Most of our traffic laws in Florida are well-intentioned and are motivated by a desire to protect the motoring public. On the other hand, the law regarding license plate holders does not appear to have any rational relationship to insuring a safe driving environment. A recent Third District Court of Appeal opinion about this statute leads to the conclusion that it serves no other purpose beyond giving law enforcement the opportunity to pull motorists over who are otherwise obeying Florida’s traffic laws.
License plate covers are governed by two Florida statutes. Florida Statute 316.605 provides, in pertinent part, that the license plate shall be fastened to the vehicle in such a “manner as to prevent the plates from swinging, and all letters, numerals, printing, writing, the registration decal, and the alphanumeric designation shall be clear and distinct and free from defacement, mutilation, grease, and other obscuring matter, so that they will be plainly visible and legible at all times 100 feet from the rear…”
Florida Statute 320.061 provides that “a person may not alter the original appearance of a … license plate …, whether by mutilation, alteration, defacement, or change of color or in any other manner. A person may not apply or attach a substance, reflective matter, illuminated device, spray, coating, covering or other material onto or around any license plate which interferes with the legibility, angular visibility, or detectability of any feature or detail on the license plate.”
See our previous article: Your Vehicle's Decorative License Plate Frame Could Result in a Traffic Ticket
The Pena Decision
The facts of the Pena case are rather simple, and not in dispute. The defendant was operating a motor vehicle in the Miami area. He was stopped by law enforcement after a police officer observed that the vehicle had a metal license plate frame that obscured the words “MyFlorida.com” on the top of the plate and “Sunshine State” on the bottom. During the traffic stop, law enforcement discovered that the driver had a suspended license. A subsequent search of the car, based upon “an odor of marijuana” (no marijuana was discovered in the car) revealed the presence of a bag of Alprazolam pills, for which the defendant did not have a prescription. The defendant’s counsel filed a Motion to Suppress, challenging the legality of the traffic stop. This motion was granted by the trial court and all evidence, including the pills and confession, were suppressed as “fruit of the poisonous tree.” Essentially, the Court’s granting of the Motion to Suppress had the effect of dismissing the felony charge against the defendant. The State then appealed this ruling.
An appeal of a final order from a felony trial court is filed with the applicable “District Court of Appeal.” In this particular case which occurred in Miami, the Third District Court of Appeal had jurisdiction over the matter. The appellate court reversed the decision of the trial court, finding that the 2014 version of the statute specifically prohibited a motorist from obscuring the word “Florida” on his or her license plate. The court cited to a 1957 Florida Supreme Court case that “the Legislature, under its police power to protect the public from dangerous instrumentalities using the highways, has imposed rigid restraints, regulations, and restrictions upon the use of motor vehicles.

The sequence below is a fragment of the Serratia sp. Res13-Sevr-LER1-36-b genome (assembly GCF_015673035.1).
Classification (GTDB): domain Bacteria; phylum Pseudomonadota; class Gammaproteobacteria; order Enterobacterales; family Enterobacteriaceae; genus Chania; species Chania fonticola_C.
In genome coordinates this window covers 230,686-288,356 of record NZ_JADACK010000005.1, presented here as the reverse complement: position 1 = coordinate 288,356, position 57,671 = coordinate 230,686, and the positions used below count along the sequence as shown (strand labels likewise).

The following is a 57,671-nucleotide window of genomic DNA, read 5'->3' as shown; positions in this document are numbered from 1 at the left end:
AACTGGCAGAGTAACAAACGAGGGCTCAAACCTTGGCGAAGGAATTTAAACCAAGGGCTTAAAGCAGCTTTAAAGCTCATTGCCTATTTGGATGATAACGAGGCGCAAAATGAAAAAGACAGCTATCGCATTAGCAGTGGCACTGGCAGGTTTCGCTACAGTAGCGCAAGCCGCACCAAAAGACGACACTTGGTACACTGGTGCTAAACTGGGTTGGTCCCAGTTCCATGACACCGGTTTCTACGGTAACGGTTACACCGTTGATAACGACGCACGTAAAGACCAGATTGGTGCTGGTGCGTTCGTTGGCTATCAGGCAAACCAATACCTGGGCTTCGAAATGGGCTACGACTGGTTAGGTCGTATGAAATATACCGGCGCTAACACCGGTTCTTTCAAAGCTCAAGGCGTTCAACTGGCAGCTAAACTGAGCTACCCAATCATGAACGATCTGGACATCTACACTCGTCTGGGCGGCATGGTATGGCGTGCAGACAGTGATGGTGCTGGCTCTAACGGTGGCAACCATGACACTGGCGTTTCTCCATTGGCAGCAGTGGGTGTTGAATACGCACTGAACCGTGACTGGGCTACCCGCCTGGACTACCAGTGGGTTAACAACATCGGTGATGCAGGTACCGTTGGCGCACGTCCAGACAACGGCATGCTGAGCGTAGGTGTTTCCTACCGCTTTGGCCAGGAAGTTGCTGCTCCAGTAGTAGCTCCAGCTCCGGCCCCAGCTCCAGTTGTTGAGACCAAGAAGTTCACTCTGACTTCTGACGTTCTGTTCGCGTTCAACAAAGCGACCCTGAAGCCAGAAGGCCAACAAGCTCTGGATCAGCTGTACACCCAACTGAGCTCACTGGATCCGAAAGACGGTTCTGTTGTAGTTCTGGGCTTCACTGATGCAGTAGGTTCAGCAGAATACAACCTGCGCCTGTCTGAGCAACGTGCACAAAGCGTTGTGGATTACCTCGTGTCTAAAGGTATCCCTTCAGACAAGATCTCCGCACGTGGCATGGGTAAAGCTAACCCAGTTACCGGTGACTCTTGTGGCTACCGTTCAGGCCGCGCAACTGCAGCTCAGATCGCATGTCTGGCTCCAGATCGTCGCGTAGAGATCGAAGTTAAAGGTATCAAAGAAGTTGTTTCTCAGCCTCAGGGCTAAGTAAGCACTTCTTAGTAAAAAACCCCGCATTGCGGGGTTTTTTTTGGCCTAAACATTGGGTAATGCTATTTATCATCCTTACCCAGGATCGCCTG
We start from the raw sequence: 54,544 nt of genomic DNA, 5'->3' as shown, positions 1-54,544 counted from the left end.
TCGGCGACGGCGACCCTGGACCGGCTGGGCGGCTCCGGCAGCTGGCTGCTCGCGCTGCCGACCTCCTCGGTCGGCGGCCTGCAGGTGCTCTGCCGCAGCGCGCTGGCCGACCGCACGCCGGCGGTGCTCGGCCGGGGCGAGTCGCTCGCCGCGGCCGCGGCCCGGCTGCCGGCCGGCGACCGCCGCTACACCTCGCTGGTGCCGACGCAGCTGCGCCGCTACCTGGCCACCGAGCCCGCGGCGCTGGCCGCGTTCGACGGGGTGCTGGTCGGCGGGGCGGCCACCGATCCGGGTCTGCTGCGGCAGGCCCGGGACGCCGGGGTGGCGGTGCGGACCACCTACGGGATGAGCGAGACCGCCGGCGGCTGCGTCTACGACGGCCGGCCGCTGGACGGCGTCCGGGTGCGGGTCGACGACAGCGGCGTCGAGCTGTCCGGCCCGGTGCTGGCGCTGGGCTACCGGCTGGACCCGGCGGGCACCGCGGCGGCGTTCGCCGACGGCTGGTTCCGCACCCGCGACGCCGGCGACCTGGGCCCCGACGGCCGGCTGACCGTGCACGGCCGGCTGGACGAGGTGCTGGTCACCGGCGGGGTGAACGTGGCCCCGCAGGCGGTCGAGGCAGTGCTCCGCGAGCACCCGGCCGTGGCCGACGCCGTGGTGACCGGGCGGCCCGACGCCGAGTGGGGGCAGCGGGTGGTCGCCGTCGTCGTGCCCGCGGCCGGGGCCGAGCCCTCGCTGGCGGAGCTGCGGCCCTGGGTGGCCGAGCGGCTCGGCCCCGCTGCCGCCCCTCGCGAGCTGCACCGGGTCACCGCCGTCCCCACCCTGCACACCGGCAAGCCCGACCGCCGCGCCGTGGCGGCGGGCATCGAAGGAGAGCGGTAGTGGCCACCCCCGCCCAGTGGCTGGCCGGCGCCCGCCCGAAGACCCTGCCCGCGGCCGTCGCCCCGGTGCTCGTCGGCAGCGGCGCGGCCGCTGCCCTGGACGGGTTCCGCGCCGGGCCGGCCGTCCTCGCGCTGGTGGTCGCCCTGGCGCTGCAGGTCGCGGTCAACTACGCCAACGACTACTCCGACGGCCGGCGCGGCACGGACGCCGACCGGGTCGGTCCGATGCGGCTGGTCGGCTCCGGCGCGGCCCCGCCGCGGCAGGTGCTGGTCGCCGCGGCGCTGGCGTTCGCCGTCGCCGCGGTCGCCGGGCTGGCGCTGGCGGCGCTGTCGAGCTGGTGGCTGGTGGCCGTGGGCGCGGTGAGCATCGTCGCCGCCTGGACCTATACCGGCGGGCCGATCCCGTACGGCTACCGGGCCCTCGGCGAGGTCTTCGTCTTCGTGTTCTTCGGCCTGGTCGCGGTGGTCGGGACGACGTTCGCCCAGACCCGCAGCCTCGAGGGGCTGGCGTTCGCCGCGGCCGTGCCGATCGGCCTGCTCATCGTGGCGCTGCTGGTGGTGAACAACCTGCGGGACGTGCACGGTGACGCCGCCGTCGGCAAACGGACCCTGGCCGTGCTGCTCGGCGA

The Legislature Broadened the Scope of this Law
The court in Pena reversed the trial court because, at the time, Florida Statute 316.605(1) specifically provided that the word “Florida” could not be obstructed. Effective January 1, 2016, the statute was amended so as to remove the words “and other identification marks upon the plates regarding the word ‘Florida.’” Thus, this amendment had the effect of prohibiting a motorist from having a license plate that covered any and all “letters, numerals, printing, writing,” etc.
WTSP 10 News Interviews Russo, Pelletier & Sullivan Senior Partner Marc Pelletier
On Wednesday, May 10, 2018, Attorney Marc Pelletier was contacted by WTSP 10 News regarding his input on the recent Pena decision. Mr. Pelletier offered this practical tip to viewers of the Tampa Bay News outlet: “if you have a license plate cover on your vehicle, take it off.” With the current state of the law, an obstruction of any number or letter on your license plate, regardless of the readability of the license plate number on the tag, will allow the police to conduct a traffic stop and have non-consensual contact with an otherwise law abiding citizen.
If you have been charged with a crime following a traffic stop, we are lawyers that can help!
If you have been arrested for a criminal offense following a traffic stop, our Pinellas County Criminal Defense team can help. Call us at 727-578-0303 to schedule a free consultation to discuss how we can best defend your case.